Subsequent to yesterday’s shooting of Rep. Steve Scalise and others, President Trump has spoken out about how “we are strongest when we’re unified.” And yesterday in the House of Representatives, it seemed as though harmony might just be possible, as both House Majority Speaker Paul Ryan and House Minority Leader Nancy Pelosi spoke in serious but empathetic tones. Ryan declared that “an attack on one of us is an attack on all of us,” and Pelosi asserted that they were “not one caucus or the other in this house today.”
Unsurprisingly, her unifying message didn’t last for too long.
Today while speaking with reporters, Fox News reports that Pelosi suggested they’re to blame for inflaming tensions. She brought up a case from 2010 when a man, Gregory Lee Giusti, threatened her over the phone. He “recited her home address and warned her not to back ObamaCare if she wanted to see her house again,” according to the article. Pelosi then went on to explain that she had spoken with Giusti’s mother after the incident, who claimed that her son watched a lot of Fox News, and Pelosi alluded to the idea that this was the reasoning behind his actions.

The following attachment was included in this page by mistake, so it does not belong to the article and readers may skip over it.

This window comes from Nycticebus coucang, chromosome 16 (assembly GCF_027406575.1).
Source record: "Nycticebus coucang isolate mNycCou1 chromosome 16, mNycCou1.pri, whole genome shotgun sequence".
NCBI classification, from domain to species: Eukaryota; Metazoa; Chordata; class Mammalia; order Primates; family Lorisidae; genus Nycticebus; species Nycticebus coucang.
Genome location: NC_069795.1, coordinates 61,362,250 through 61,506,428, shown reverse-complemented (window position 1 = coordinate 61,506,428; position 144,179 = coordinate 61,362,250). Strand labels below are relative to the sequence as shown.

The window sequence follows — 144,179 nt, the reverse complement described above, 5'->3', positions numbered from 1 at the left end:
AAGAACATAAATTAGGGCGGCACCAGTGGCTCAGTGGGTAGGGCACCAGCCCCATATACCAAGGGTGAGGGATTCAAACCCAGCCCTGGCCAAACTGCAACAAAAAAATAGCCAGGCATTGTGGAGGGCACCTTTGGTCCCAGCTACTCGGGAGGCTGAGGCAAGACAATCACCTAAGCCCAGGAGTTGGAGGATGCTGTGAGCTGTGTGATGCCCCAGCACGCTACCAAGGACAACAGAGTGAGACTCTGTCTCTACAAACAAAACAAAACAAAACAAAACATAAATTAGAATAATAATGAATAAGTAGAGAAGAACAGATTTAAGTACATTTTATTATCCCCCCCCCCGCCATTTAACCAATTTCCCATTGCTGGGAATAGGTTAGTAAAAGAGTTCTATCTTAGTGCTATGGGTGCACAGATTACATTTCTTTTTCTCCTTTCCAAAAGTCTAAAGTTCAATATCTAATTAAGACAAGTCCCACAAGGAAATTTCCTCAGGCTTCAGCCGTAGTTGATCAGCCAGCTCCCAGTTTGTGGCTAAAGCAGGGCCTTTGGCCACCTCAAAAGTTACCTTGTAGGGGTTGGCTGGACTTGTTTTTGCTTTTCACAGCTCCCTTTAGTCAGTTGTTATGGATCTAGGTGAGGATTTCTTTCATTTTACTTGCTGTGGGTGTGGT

Following yesterday morning’s frightful events, many Republicans are calling for those on the left and in the media to calm down with the sensational political rhetoric. In other words, to stop making melodramatic statements, often completely devoid of fact, just to get a rise out of people. Because that rise turns into something like what happened yesterday, or like all the violent riots we’ve witnessed in the last few years.
But according to Pelosi, such an argument is unsound. “I think that the comments by my Republican colleagues are outrageous,” she said. And of course she rounded out the conversation with reporters by bringing it back to the aggressive phone calls her offices receive. Apparently she’s also a victim in this scenario.